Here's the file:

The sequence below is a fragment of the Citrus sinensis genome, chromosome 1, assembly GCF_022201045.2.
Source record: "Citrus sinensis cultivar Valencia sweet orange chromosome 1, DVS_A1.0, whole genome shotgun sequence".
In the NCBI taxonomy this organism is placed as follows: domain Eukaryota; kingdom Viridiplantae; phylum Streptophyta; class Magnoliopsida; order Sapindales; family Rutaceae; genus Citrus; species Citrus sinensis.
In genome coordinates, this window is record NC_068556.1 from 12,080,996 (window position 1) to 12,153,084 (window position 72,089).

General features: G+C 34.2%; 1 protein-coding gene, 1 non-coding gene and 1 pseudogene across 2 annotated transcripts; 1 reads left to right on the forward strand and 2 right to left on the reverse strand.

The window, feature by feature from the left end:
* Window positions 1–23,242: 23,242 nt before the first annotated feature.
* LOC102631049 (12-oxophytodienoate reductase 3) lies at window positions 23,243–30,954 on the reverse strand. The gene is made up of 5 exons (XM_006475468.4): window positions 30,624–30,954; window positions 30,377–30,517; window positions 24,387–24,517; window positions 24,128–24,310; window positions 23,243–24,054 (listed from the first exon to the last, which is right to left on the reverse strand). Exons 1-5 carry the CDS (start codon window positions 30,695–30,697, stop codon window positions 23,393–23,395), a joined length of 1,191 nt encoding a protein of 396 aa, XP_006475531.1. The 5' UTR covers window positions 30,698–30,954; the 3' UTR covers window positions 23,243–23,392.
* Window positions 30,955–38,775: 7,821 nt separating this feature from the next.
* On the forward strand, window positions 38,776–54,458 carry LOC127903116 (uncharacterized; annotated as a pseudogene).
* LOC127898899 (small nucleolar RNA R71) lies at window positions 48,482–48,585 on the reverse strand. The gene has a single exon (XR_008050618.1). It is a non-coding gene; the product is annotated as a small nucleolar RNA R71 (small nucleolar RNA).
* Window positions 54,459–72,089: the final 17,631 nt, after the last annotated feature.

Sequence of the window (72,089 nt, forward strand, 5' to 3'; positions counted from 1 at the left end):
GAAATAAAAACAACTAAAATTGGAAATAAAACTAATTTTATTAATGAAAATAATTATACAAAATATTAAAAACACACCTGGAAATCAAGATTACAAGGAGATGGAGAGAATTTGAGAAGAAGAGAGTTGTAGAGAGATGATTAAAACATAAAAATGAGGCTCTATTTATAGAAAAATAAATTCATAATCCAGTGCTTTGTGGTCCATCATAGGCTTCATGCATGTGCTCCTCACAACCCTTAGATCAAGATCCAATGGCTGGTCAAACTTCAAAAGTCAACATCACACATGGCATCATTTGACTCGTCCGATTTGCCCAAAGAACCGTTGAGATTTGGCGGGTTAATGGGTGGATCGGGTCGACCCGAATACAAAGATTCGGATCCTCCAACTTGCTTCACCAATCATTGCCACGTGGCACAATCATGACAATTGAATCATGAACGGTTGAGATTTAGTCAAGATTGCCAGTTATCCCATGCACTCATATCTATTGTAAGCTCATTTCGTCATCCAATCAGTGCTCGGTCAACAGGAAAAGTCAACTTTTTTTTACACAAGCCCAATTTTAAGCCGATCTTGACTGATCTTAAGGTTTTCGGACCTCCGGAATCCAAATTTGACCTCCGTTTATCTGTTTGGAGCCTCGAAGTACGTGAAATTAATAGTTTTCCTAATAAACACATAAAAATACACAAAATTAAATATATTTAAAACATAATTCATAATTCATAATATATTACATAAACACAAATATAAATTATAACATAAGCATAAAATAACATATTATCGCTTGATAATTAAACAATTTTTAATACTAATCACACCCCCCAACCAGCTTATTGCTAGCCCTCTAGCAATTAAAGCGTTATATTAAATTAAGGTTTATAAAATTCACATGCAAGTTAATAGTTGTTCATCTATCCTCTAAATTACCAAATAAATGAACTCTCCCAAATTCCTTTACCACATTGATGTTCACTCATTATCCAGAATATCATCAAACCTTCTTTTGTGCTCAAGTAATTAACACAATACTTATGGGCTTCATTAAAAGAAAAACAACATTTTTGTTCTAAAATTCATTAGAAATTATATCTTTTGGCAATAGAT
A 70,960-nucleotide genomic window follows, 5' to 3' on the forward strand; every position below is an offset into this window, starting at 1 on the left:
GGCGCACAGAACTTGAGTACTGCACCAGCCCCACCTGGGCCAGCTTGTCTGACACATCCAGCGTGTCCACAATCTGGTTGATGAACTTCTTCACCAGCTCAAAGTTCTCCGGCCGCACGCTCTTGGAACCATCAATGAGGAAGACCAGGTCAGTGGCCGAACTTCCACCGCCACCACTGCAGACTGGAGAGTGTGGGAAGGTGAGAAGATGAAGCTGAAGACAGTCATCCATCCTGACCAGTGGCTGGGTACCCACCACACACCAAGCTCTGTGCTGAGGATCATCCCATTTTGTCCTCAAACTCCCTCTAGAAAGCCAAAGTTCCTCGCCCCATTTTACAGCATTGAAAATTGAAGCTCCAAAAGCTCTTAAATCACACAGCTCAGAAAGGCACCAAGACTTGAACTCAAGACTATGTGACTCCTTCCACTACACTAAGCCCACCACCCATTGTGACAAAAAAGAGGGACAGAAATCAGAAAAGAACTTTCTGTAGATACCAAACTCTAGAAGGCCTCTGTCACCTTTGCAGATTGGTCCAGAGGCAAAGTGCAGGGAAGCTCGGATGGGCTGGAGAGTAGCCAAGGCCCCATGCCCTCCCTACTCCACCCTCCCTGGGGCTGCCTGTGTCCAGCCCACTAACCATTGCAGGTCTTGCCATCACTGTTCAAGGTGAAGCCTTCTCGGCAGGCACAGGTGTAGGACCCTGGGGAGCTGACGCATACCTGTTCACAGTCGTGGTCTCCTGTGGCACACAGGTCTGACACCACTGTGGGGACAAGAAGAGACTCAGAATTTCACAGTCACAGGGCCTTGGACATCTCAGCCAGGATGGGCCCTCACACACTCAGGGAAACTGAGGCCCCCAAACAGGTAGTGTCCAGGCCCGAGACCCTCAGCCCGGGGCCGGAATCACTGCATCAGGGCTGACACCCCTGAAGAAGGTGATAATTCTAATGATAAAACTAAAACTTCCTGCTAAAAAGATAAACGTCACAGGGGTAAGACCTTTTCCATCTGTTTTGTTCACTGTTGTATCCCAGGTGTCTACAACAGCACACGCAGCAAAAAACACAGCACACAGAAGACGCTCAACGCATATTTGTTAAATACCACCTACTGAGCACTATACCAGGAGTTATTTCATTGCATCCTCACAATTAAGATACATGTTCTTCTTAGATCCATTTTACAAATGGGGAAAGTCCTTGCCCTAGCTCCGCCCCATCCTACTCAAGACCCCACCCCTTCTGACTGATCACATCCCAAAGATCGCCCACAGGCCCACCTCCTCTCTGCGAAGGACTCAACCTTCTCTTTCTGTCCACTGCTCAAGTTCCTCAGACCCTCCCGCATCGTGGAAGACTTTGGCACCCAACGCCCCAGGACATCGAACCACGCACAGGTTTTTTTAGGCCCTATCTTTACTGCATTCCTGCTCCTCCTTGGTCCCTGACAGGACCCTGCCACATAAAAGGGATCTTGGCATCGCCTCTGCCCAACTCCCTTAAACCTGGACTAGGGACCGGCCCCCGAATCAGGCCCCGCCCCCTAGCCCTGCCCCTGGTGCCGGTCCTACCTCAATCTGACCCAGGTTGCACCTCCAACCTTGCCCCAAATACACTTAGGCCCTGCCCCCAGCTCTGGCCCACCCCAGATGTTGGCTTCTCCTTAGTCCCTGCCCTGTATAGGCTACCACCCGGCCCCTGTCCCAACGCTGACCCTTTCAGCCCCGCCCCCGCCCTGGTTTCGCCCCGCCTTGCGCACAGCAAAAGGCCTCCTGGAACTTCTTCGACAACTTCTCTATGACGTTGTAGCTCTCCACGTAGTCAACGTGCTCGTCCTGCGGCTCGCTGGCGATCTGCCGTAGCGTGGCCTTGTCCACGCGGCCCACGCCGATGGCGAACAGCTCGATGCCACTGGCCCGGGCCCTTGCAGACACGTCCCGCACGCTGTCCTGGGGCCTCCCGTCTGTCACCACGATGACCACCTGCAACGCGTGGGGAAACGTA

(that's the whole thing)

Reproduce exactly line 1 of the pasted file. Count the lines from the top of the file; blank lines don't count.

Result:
The sequence below is a fragment of the Citrus sinensis genome, chromosome 1, assembly GCF_022201045.2.